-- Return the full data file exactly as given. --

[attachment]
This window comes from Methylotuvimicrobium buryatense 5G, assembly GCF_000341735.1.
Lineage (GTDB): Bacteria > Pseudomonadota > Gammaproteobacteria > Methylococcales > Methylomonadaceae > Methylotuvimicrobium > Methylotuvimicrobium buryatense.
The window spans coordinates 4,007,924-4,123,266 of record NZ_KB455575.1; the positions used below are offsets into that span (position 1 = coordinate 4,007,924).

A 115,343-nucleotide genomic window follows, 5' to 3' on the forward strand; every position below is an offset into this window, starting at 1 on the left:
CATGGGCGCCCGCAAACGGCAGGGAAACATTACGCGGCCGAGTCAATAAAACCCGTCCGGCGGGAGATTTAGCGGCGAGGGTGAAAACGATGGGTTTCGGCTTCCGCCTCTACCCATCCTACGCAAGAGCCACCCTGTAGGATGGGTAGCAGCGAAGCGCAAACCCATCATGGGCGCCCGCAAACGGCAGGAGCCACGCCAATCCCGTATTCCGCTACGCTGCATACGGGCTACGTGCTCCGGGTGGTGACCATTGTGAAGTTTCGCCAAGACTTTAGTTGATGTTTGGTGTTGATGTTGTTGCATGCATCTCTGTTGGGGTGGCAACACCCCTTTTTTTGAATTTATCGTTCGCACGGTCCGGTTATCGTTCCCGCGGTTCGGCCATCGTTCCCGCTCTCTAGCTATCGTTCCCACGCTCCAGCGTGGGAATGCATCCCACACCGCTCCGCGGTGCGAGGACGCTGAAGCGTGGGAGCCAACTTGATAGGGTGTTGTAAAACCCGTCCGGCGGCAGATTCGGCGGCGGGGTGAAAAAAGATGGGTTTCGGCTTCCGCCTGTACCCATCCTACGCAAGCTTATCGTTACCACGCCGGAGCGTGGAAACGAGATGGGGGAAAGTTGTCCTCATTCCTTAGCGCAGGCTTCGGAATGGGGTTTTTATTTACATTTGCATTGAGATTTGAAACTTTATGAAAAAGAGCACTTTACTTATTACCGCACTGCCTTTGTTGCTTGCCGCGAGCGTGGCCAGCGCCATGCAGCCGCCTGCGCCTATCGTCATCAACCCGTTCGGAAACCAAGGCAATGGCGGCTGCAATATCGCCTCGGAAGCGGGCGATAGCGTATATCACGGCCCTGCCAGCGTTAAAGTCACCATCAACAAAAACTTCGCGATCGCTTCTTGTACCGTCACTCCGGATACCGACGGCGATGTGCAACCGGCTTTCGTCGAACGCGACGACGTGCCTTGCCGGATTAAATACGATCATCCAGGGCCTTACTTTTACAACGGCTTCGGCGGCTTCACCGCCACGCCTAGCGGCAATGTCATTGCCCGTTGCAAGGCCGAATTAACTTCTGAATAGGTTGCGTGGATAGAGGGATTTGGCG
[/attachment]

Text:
This window comes from Methylotuvimicrobium buryatense 5G, assembly GCF_000341735.1.
Lineage (GTDB): Bacteria > Pseudomonadota > Gammaproteobacteria > Methylococcales > Methylomonadaceae > Methylotuvimicrobium > Methylotuvimicrobium buryatense.
The window spans coordinates 4,007,924-4,123,266 of record NZ_KB455575.1; the positions used below are offsets into that span (position 1 = coordinate 4,007,924).

A 115,343-nucleotide genomic window follows, 5' to 3' on the forward strand; every position below is an offset into this window, starting at 1 on the left:
CATGGGCGCCCGCAAACGGCAGGGAAACATTACGCGGCCGAGTCAATAAAACCCGTCCGGCGGGAGATTTAGCGGCGAGGGTGAAAACGATGGGTTTCGGCTTCCGCCTCTACCCATCCTACGCAAGAGCCACCCTGTAGGATGGGTAGCAGCGAAGCGCAAACCCATCATGGGCGCCCGCAAACGGCAGGAGCCACGCCAATCCCGTATTCCGCTACGCTGCATACGGGCTACGTGCTCCGGGTGGTGACCATTGTGAAGTTTCGCCAAGACTTTAGTTGATGTTTGGTGTTGATGTTGTTGCATGCATCTCTGTTGGGGTGGCAACACCCCTTTTTTTGAATTTATCGTTCGCACGGTCCGGTTATCGTTCCCGCGGTTCGGCCATCGTTCCCGCTCTCTAGCTATCGTTCCCACGCTCCAGCGTGGGAATGCATCCCACACCGCTCCGCGGTGCGAGGACGCTGAAGCGTGGGAGCCAACTTGATAGGGTGTTGTAAAACCCGTCCGGCGGCAGATTCGGCGGCGGGGTGAAAAAAGATGGGTTTCGGCTTCCGCCTGTACCCATCCTACGCAAGCTTATCGTTACCACGCCGGAGCGTGGAAACGAGATGGGGGAAAGTTGTCCTCATTCCTTAGCGCAGGCTTCGGAATGGGGTTTTTATTTACATTTGCATTGAGATTTGAAACTTTATGAAAAAGAGCACTTTACTTATTACCGCACTGCCTTTGTTGCTTGCCGCGAGCGTGGCCAGCGCCATGCAGCCGCCTGCGCCTATCGTCATCAACCCGTTCGGAAACCAAGGCAATGGCGGCTGCAATATCGCCTCGGAAGCGGGCGATAGCGTATATCACGGCCCTGCCAGCGTTAAAGTCACCATCAACAAAAACTTCGCGATCGCTTCTTGTACCGTCACTCCGGATACCGACGGCGATGTGCAACCGGCTTTCGTCGAACGCGACGACGTGCCTTGCCGGATTAAATACGATCATCCAGGGCCTTACTTTTACAACGGCTTCGGCGGCTTCACCGCCACGCCTAGCGGCAATGTCATTGCCCGTTGCAAGGCCGAATTAACTTCTGAATAGGTTGCGTGGATAGAGGGATTTGGCG